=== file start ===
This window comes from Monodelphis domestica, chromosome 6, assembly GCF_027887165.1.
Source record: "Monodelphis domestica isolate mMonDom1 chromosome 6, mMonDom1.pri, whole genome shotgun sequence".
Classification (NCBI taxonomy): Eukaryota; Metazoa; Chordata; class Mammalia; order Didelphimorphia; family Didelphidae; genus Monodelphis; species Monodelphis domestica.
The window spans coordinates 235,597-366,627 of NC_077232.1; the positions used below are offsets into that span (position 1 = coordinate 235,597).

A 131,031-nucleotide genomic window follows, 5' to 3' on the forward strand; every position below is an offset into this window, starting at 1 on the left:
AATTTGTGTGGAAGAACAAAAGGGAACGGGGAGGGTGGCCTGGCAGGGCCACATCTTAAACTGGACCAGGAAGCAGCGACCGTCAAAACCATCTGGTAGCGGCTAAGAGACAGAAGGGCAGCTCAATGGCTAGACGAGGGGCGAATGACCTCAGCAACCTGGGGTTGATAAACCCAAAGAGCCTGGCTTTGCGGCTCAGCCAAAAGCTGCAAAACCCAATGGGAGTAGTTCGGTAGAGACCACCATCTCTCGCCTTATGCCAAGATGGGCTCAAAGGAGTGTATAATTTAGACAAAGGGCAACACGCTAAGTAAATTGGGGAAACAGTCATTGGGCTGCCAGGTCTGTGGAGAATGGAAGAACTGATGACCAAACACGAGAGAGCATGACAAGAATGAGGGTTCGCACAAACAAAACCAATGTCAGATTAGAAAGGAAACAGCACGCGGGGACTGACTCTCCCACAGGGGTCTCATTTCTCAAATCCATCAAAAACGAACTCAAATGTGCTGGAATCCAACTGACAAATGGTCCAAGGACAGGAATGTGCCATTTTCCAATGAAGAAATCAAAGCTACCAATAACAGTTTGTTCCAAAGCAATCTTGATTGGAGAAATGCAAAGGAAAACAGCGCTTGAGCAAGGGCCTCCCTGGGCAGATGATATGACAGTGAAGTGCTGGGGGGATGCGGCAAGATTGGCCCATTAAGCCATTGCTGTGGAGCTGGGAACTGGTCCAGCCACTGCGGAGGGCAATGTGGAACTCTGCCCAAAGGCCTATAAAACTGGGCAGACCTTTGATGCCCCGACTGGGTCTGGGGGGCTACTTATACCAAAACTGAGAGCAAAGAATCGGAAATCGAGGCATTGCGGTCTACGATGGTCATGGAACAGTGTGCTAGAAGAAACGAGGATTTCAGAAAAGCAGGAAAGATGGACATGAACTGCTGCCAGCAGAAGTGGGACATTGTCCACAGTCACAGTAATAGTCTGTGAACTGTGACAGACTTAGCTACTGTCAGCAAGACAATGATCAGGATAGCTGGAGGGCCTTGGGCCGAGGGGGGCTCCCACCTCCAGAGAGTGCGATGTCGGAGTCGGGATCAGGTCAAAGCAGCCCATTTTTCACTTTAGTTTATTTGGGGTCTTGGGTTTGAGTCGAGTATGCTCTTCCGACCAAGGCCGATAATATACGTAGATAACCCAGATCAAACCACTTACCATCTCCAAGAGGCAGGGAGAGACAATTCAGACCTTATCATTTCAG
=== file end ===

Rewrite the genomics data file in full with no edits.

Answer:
This window comes from Monodelphis domestica, chromosome 6, assembly GCF_027887165.1.
Source record: "Monodelphis domestica isolate mMonDom1 chromosome 6, mMonDom1.pri, whole genome shotgun sequence".
Classification (NCBI taxonomy): Eukaryota; Metazoa; Chordata; class Mammalia; order Didelphimorphia; family Didelphidae; genus Monodelphis; species Monodelphis domestica.
The window spans coordinates 235,597-366,627 of NC_077232.1; the positions used below are offsets into that span (position 1 = coordinate 235,597).

A 131,031-nucleotide genomic window follows, 5' to 3' on the forward strand; every position below is an offset into this window, starting at 1 on the left:
AATTTGTGTGGAAGAACAAAAGGGAACGGGGAGGGTGGCCTGGCAGGGCCACATCTTAAACTGGACCAGGAAGCAGCGACCGTCAAAACCATCTGGTAGCGGCTAAGAGACAGAAGGGCAGCTCAATGGCTAGACGAGGGGCGAATGACCTCAGCAACCTGGGGTTGATAAACCCAAAGAGCCTGGCTTTGCGGCTCAGCCAAAAGCTGCAAAACCCAATGGGAGTAGTTCGGTAGAGACCACCATCTCTCGCCTTATGCCAAGATGGGCTCAAAGGAGTGTATAATTTAGACAAAGGGCAACACGCTAAGTAAATTGGGGAAACAGTCATTGGGCTGCCAGGTCTGTGGAGAATGGAAGAACTGATGACCAAACACGAGAGAGCATGACAAGAATGAGGGTTCGCACAAACAAAACCAATGTCAGATTAGAAAGGAAACAGCACGCGGGGACTGACTCTCCCACAGGGGTCTCATTTCTCAAATCCATCAAAAACGAACTCAAATGTGCTGGAATCCAACTGACAAATGGTCCAAGGACAGGAATGTGCCATTTTCCAATGAAGAAATCAAAGCTACCAATAACAGTTTGTTCCAAAGCAATCTTGATTGGAGAAATGCAAAGGAAAACAGCGCTTGAGCAAGGGCCTCCCTGGGCAGATGATATGACAGTGAAGTGCTGGGGGGATGCGGCAAGATTGGCCCATTAAGCCATTGCTGTGGAGCTGGGAACTGGTCCAGCCACTGCGGAGGGCAATGTGGAACTCTGCCCAAAGGCCTATAAAACTGGGCAGACCTTTGATGCCCCGACTGGGTCTGGGGGGCTACTTATACCAAAACTGAGAGCAAAGAATCGGAAATCGAGGCATTGCGGTCTACGATGGTCATGGAACAGTGTGCTAGAAGAAACGAGGATTTCAGAAAAGCAGGAAAGATGGACATGAACTGCTGCCAGCAGAAGTGGGACATTGTCCACAGTCACAGTAATAGTCTGTGAACTGTGACAGACTTAGCTACTGTCAGCAAGACAATGATCAGGATAGCTGGAGGGCCTTGGGCCGAGGGGGGCTCCCACCTCCAGAGAGTGCGATGTCGGAGTCGGGATCAGGTCAAAGCAGCCCATTTTTCACTTTAGTTTATTTGGGGTCTTGGGTTTGAGTCGAGTATGCTCTTCCGACCAAGGCCGATAATATACGTAGATAACCCAGATCAAACCACTTACCATCTCCAAGAGGCAGGGAGAGACAATTCAGACCTTATCATTTCAG